Next iPhone said to ditch glass for Liquidmetal, arrive in June
Apple's next iPhone is once again rumored to sport a metal back using tech Apple's had a license to since 2010, but has not used much.
Josh LowensohnFormer Senior Writer
Josh Lowensohn joined CNET in 2006 and now covers Apple. Before that, Josh wrote about everything from new Web start-ups, to remote-controlled robots that watch your house. Prior to joining CNET, Josh covered breaking video game news, as well as reviewing game software. His current console favorite is the Xbox 360.
After a brief hiatus, the long-standing rumor that Apple will employ more metal in the iPhone, has made a return -- and even taken a new twist.
Citing unnamed industry sources, Korean news site ETnews says Apple will use Liquidmetal technology for the next iPhone, which the outlet boldly claims will be unveiled at Apple's annual worldwide developers conference.
That conference, which has yet to be announced, typically takes place in June. Up until the last year, it has also been ground zero for the unveiling of new iPhones, including Apple's first-generation model.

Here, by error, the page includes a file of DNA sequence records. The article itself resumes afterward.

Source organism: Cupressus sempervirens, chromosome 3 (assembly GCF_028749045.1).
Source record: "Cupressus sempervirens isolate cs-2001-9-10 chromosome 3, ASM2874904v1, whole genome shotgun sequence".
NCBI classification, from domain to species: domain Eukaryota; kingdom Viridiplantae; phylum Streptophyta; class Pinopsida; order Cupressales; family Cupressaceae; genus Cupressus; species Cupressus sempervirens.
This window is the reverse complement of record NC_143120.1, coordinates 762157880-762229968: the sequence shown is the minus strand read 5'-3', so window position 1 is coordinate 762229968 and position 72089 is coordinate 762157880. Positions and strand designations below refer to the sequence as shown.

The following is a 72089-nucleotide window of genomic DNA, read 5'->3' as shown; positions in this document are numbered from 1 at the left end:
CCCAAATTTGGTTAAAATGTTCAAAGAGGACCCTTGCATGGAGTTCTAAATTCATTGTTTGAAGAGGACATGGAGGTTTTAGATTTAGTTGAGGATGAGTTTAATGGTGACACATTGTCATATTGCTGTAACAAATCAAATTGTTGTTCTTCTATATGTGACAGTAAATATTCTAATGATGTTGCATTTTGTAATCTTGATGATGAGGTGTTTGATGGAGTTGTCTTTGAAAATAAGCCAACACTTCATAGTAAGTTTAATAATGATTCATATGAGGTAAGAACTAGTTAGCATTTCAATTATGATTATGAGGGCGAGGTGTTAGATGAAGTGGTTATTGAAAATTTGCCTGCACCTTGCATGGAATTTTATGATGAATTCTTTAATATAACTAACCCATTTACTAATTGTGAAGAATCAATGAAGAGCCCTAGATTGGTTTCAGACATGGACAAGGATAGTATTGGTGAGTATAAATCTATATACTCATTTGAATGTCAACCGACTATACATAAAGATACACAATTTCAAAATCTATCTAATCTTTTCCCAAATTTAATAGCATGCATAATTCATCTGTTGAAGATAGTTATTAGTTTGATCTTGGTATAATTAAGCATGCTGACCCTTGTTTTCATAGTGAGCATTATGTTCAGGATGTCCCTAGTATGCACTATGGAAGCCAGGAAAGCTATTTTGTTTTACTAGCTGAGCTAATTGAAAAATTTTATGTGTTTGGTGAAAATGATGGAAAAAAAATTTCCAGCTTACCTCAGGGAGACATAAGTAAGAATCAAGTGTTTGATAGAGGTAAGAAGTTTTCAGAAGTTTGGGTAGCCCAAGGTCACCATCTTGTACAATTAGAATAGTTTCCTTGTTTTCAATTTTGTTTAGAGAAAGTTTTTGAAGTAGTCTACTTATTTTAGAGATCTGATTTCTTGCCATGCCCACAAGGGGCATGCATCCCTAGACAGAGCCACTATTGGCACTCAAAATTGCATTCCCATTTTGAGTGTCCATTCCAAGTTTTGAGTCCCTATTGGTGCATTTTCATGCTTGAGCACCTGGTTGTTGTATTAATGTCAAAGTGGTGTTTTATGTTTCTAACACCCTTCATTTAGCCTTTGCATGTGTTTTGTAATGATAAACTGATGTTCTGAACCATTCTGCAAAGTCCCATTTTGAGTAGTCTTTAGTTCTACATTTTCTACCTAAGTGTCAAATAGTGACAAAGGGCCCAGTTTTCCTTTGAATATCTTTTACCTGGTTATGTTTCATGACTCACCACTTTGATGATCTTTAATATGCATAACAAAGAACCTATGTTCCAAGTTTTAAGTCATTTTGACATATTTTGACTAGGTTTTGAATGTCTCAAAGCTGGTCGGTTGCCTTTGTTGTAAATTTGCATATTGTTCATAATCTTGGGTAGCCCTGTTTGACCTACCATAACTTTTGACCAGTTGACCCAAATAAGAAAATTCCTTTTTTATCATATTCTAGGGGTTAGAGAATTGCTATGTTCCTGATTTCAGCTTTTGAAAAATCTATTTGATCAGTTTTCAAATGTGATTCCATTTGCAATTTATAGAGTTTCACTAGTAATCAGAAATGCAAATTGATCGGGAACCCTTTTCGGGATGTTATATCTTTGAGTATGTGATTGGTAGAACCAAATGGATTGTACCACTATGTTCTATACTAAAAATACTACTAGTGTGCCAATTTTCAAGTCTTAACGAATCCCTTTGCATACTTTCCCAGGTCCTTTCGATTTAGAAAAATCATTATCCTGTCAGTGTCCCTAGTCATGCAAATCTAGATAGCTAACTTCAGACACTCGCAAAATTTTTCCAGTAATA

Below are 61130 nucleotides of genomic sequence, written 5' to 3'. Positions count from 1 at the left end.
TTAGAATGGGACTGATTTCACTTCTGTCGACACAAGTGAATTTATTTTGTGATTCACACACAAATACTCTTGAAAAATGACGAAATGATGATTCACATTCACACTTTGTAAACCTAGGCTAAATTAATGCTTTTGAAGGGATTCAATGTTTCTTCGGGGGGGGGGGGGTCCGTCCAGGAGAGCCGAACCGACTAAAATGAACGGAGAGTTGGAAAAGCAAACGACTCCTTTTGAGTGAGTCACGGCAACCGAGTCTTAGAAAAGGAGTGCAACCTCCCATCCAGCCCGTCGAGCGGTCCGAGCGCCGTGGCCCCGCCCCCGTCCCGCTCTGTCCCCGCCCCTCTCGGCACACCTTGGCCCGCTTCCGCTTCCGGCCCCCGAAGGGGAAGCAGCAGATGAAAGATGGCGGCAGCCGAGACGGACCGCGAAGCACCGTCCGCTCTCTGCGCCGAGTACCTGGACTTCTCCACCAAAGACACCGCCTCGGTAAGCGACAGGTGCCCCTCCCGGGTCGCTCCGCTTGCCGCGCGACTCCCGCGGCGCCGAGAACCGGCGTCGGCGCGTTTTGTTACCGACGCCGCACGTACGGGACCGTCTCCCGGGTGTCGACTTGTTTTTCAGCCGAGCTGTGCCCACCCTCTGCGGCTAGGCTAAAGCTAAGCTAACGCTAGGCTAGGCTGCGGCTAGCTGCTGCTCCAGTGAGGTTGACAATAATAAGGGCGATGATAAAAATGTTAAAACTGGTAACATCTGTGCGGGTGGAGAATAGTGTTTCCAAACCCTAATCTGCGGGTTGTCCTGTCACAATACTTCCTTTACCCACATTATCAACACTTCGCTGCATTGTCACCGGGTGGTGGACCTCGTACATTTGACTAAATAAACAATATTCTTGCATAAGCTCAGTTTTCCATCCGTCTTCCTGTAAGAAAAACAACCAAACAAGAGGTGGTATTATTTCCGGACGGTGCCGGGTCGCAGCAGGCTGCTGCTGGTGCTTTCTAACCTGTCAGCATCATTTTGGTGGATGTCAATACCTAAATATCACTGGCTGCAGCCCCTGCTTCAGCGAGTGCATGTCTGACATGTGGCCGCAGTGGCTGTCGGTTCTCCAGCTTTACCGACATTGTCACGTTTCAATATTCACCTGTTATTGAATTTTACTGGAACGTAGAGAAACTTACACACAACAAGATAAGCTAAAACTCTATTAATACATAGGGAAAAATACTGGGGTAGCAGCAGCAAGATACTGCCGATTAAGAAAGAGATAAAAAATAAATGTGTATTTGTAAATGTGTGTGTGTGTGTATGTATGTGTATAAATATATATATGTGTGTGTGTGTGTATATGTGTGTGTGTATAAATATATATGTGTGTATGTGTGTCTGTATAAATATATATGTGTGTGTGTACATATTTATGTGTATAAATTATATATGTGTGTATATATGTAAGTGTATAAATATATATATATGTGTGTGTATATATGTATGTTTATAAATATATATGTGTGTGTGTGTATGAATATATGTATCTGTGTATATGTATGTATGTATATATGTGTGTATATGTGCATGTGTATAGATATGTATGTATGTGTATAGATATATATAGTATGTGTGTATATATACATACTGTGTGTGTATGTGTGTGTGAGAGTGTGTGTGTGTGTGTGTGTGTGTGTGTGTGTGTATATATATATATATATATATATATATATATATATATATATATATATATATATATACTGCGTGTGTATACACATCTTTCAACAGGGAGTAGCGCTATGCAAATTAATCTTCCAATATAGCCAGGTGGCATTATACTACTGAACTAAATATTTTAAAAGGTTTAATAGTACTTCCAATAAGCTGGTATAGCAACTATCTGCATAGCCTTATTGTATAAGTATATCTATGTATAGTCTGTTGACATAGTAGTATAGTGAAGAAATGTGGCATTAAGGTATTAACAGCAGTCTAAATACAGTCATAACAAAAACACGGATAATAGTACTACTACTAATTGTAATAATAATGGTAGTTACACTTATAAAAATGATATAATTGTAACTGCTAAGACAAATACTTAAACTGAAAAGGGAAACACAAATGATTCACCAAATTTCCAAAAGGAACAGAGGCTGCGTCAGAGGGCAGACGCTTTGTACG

In its documentation, Liquidmetal Technologies says that the individual pieces that come out of its process offer more strength, elasticity, and hardness than aluminum and titanium alloys, as well as stainless steel.
ETnews adds that Apple will not be alone in using a new material for its flagship handset. Citing the same sources, it says Apple rival Samsung plans to use ceramics for its Galaxy S3 smartphone, which is expected to be unveiled next month.
This is the latest in a series of rumors suggesting that Apple will use more metal in its smartphone. Last December, Boy Genius Report said that Apple would be using aluminum as the backing of the phone, just like it's done on all three generations of its iPad. Before that, DigiTimes claimed the back of the device would "be changed to a metal chassis instead of reinforced glass." Both rumors were preceded by a 9to5Mac report in March, saying Apple was making a move to metal instead of glass.